Lyrics are words that make up a song usually consisting of verses and
choruses. The writer of lyrics is a lyricist. The words to an extended
musical composition such as an opera are, however, usually known as a
"libretto" and their writer, as a "librettist". The meaning of lyrics
can either be explicit or implicit. Some lyrics are abstract, almost
unintelligible, and, in such cases, their explication emphasizes form,
articulation, meter, and symmetry of expression. Rappers can also
create lyrics (often with a variation of rhyming words) that are meant
to be spoken rhythmically rather than sung.
4 Copyright and royalties
5 Academic study
6 Search engines
6.1 Riskiest search
7 See also
9 External links
A lyrist on the Standard of Ur, c. 2500 BC.
"Lyric" derives via
Latin lyricus from the Greek λυρικός
(lyrikós), the adjectival form of lyre. It first appeared in
English in the mid-16th century in reference, to the Earl of Surrey's
Petrarch and to his own sonnets.
Greek lyric poetry
had been defined by the manner in which it was sung accompanied by the
lyre or cithara, as opposed to the chanted formal epics or the more
passionate elegies accompanied by the flute. The personal nature of
many of the verses of the
Nine Lyric Poets
Nine Lyric Poets led to the present sense of
"lyric poetry" but the original Greek sense—words set to
music—eventually led to its use as "lyrics", first attested in
Stainer and Barrett's 1876 Dictionary of Musical Terms. Stainer and
Barrett used the word as a singular substantive: "Lyric, poetry or
blank verse intended to be set to music and sung". By the 1930s, the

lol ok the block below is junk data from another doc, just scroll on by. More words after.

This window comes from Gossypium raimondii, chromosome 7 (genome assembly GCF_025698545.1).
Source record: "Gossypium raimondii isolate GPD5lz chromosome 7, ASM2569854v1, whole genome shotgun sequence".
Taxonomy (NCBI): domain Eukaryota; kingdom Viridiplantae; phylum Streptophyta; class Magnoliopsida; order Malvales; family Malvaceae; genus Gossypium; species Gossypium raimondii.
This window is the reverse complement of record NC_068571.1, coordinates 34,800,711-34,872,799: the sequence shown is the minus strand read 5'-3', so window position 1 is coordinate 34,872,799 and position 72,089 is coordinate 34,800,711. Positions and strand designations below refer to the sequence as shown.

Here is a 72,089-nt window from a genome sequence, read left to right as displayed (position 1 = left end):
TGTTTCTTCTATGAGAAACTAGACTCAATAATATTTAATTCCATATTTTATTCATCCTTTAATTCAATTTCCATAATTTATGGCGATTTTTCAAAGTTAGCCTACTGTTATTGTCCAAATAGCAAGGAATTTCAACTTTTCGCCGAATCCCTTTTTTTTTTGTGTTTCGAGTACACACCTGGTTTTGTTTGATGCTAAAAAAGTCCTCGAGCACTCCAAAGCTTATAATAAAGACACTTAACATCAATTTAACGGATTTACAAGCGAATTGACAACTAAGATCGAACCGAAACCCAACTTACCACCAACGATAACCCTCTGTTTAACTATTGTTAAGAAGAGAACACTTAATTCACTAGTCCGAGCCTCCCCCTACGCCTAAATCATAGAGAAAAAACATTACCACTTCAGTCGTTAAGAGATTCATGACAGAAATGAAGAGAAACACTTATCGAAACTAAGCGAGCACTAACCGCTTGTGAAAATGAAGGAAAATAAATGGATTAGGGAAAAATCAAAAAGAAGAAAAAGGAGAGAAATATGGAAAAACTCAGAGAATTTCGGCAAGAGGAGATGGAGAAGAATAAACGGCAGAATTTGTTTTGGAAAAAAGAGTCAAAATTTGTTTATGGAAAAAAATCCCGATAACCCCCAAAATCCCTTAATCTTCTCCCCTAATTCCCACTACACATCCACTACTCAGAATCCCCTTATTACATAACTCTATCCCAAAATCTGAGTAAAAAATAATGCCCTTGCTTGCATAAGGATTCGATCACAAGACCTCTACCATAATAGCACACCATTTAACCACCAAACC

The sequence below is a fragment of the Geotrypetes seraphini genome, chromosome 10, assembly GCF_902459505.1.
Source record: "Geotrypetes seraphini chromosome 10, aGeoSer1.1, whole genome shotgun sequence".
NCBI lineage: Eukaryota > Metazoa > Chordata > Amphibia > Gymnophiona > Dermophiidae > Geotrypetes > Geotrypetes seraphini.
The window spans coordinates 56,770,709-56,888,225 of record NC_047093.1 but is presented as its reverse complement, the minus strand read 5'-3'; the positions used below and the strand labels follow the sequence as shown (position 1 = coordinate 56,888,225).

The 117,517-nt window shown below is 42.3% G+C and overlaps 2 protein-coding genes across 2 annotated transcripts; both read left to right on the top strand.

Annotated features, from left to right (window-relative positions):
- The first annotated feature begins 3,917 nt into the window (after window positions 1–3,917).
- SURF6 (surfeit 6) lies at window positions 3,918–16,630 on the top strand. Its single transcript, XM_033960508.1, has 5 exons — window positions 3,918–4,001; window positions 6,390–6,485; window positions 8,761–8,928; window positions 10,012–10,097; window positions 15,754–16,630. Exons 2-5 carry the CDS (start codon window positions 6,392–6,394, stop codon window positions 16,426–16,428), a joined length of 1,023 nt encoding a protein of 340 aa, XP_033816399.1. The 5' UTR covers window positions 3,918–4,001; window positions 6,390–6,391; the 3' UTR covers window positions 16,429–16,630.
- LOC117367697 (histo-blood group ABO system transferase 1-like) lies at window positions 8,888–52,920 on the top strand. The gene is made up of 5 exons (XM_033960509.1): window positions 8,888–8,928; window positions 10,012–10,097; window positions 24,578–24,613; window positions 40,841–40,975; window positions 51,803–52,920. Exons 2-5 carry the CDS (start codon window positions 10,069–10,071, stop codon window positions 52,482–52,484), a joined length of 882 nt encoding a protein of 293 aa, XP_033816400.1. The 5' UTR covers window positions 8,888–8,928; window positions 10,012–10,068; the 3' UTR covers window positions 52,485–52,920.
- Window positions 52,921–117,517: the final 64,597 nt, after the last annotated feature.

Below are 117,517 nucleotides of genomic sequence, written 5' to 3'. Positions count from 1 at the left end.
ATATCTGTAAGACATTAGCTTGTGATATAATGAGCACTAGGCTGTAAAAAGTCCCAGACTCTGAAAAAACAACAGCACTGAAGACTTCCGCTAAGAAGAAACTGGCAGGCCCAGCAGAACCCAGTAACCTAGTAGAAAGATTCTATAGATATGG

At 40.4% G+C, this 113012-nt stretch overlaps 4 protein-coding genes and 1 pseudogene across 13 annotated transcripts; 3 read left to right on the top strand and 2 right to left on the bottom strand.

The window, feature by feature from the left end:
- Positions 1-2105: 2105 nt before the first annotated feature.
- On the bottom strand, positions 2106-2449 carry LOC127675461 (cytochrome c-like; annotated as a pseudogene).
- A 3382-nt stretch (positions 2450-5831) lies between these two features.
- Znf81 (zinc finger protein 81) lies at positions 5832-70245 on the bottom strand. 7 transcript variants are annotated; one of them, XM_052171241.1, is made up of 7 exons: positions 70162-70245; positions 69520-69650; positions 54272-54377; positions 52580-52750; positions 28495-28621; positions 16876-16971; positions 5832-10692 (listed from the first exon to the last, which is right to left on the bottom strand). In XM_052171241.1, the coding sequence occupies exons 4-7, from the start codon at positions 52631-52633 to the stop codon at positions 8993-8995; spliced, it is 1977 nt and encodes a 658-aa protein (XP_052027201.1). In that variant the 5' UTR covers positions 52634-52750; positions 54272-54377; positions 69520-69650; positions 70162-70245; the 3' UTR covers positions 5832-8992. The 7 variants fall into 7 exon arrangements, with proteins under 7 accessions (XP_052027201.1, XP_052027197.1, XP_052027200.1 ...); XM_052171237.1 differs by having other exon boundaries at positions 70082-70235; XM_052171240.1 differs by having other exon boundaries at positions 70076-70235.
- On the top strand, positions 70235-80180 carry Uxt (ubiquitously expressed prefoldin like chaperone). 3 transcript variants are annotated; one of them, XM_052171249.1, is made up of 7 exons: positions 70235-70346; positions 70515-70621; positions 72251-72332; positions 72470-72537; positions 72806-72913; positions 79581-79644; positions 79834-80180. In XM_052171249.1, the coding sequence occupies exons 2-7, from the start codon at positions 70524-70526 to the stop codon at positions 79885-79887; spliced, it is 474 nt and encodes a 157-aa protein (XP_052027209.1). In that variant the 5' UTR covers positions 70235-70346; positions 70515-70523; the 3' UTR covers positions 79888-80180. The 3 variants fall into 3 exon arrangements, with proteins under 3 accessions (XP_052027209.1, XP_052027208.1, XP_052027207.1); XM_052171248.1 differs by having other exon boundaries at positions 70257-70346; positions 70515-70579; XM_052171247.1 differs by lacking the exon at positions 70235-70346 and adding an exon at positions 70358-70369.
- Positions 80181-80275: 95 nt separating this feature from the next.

present use of the plurale tantum "lyrics" had begun; it has been
standard since the 1950s. The singular form "lyric" still appears;
its present use, however, is to refer to a specific phrase within a
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The differences between poem and song may become less meaningful where
verse is set to music, to the point that any distinction becomes
untenable. This is perhaps recognised in the way popular songs have
However, the verse may pre-date its tune (in the way that "Rule
Britannia" was set to music, and "And did those feet in ancient time"
has become the hymn "Jerusalem"), or the tune may be lost over time
but the words survive, matched by a number of different tunes (this is
particularly common with hymns and ballads).
Possible classifications proliferate (under anthem, ballad, blues,
carol, folk song, hymn, libretto, lied, lullaby, march, praise song,
Nursery rhymes may be songs, or doggerel: the term
doesn't imply a distinction. The ghazal is a sung form that is
considered primarily poetic. See also rapping, roots of hip hop music.
Analogously, verse drama might normally be judged (at its best) as
poetry, but not consisting of poems (see dramatic verse).
In Baroque music, melodies and their lyrics were prose. Rather than
paired lines they consist of rhetorical sentences or paragraphs
consisting of an opening gesture, an amplification (often featuring
sequence), and a close (featuring a cadence); in German
Vordersatz-Fortspinnung-Epilog. For example:
When I was a child, [opening gesture]
I spake as a child,
I understood as a child, [...]
I thought as a child; [...]
But when I became a man, I put away childish things. [close]
- 1 Corinthians 13:11
In the lyrics of popular music a "shifter" is a word, often a
pronoun, "where reference varies according to who is speaking, when
and where", such as "I", "you", "my", "our". For example, who is
the "my" of "My Generation"?
Copyright and royalties
Currently, there are many websites featuring song lyrics. This
offering, however, is controversial, since some sites include
copyrighted lyrics offered without the holder's permission. The U.S.
Music Publishers' Association (MPA), which represents sheet music
companies, launched a legal campaign against such websites in December
2005. The MPA's president, Lauren Keiser, said the free lyrics web